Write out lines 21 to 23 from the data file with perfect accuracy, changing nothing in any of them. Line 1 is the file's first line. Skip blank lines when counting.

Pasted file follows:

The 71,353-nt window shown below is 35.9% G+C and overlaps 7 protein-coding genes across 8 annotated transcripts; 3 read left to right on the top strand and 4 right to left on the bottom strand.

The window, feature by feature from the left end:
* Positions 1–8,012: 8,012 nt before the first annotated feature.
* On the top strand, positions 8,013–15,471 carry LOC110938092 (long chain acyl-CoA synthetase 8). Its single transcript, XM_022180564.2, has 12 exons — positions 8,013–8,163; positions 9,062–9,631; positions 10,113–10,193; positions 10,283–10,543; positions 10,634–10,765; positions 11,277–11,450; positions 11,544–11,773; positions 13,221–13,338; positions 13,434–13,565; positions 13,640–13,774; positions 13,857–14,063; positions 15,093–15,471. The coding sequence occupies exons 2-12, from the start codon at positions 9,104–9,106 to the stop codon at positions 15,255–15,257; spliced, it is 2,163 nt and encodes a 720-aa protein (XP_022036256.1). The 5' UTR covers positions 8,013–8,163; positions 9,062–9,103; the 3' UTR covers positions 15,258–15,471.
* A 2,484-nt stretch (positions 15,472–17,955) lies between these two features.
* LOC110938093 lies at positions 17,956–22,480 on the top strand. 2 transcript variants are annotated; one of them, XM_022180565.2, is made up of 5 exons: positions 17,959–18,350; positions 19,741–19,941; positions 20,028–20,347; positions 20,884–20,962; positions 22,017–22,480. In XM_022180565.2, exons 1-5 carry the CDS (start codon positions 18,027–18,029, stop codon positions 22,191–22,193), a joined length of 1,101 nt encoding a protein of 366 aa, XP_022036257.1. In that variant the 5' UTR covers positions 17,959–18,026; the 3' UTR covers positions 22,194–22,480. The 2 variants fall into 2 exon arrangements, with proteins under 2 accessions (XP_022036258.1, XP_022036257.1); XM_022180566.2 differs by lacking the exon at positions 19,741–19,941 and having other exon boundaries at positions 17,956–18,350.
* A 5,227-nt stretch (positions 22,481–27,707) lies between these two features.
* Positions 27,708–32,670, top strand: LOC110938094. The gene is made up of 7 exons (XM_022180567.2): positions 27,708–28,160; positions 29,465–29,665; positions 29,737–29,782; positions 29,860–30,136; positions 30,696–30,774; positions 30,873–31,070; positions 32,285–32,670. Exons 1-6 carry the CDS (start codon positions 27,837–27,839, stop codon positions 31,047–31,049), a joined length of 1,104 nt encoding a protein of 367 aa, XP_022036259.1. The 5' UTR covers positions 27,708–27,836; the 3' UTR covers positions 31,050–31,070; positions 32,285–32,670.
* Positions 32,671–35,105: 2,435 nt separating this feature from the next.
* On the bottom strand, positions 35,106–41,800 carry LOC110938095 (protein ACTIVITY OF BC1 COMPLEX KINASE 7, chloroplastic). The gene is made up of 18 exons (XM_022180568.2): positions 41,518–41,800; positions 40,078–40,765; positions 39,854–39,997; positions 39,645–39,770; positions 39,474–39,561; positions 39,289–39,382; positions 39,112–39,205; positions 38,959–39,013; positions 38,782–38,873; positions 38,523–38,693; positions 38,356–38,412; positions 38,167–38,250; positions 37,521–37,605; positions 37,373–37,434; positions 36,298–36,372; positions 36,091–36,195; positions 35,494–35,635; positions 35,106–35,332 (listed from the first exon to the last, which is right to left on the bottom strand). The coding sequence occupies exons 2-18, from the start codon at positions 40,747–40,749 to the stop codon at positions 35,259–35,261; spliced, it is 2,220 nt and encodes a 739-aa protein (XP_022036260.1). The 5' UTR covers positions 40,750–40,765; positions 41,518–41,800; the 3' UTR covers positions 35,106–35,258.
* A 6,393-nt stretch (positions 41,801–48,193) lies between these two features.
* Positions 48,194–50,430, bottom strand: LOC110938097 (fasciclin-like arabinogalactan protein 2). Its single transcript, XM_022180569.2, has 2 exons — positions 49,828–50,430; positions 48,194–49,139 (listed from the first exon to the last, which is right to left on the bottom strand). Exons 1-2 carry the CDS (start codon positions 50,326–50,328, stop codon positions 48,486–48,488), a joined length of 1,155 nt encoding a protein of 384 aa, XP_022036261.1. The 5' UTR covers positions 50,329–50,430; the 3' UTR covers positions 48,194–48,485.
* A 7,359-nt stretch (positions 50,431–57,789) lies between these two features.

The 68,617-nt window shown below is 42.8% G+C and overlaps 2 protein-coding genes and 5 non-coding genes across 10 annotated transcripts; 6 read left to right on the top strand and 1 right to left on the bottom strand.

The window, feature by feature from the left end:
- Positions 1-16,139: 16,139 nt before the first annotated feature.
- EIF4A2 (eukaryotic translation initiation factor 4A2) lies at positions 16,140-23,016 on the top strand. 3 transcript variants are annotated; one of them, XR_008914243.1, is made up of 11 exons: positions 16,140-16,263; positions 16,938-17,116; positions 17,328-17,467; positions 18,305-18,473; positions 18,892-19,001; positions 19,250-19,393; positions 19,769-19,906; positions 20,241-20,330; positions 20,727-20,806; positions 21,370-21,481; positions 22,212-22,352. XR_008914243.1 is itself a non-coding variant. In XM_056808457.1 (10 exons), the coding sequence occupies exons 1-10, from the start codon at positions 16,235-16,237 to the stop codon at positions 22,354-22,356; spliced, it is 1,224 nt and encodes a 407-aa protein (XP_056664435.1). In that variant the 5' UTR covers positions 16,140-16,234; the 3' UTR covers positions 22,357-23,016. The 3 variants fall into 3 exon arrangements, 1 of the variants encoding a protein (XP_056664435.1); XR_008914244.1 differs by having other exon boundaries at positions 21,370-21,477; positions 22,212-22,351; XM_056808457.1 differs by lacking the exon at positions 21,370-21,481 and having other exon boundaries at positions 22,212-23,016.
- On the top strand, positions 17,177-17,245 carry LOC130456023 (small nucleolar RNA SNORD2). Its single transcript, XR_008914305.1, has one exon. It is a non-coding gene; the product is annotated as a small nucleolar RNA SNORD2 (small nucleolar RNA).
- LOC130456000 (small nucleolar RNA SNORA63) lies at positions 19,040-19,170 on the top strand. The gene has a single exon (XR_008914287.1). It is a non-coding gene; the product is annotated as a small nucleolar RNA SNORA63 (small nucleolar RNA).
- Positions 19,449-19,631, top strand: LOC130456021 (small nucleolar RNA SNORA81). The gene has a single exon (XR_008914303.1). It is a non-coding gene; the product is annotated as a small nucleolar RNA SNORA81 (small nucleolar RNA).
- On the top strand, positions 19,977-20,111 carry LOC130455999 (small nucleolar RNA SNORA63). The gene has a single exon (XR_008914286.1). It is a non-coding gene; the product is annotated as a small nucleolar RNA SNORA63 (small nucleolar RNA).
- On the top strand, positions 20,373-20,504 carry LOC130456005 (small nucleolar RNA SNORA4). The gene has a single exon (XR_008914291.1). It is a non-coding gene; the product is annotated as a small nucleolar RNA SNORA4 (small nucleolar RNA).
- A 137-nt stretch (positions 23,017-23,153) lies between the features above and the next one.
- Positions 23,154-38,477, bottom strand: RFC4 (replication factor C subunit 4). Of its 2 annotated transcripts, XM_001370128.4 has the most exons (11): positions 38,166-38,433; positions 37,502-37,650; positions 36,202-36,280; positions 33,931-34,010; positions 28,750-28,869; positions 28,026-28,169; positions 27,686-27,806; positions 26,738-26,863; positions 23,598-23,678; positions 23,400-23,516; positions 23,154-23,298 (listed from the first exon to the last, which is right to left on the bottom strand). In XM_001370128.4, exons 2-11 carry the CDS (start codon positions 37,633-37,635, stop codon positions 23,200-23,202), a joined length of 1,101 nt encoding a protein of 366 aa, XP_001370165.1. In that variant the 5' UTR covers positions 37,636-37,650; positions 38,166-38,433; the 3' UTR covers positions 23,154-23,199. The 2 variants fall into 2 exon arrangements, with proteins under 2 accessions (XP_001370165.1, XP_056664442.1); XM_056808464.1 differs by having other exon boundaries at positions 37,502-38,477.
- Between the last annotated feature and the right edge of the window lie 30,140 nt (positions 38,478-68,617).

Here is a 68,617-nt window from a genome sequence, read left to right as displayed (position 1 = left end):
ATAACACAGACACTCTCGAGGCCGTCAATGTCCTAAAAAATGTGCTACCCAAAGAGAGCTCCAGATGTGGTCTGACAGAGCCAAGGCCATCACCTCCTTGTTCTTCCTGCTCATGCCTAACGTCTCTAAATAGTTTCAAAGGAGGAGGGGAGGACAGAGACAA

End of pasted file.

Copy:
- On the top strand, positions 19,977-20,111 carry LOC130455999 (small nucleolar RNA SNORA63). The gene has a single exon (XR_008914286.1). It is a non-coding gene; the product is annotated as a small nucleolar RNA SNORA63 (small nucleolar RNA).
- On the top strand, positions 20,373-20,504 carry LOC130456005 (small nucleolar RNA SNORA4). The gene has a single exon (XR_008914291.1). It is a non-coding gene; the product is annotated as a small nucleolar RNA SNORA4 (small nucleolar RNA).
- A 137-nt stretch (positions 23,017-23,153) lies between the features above and the next one.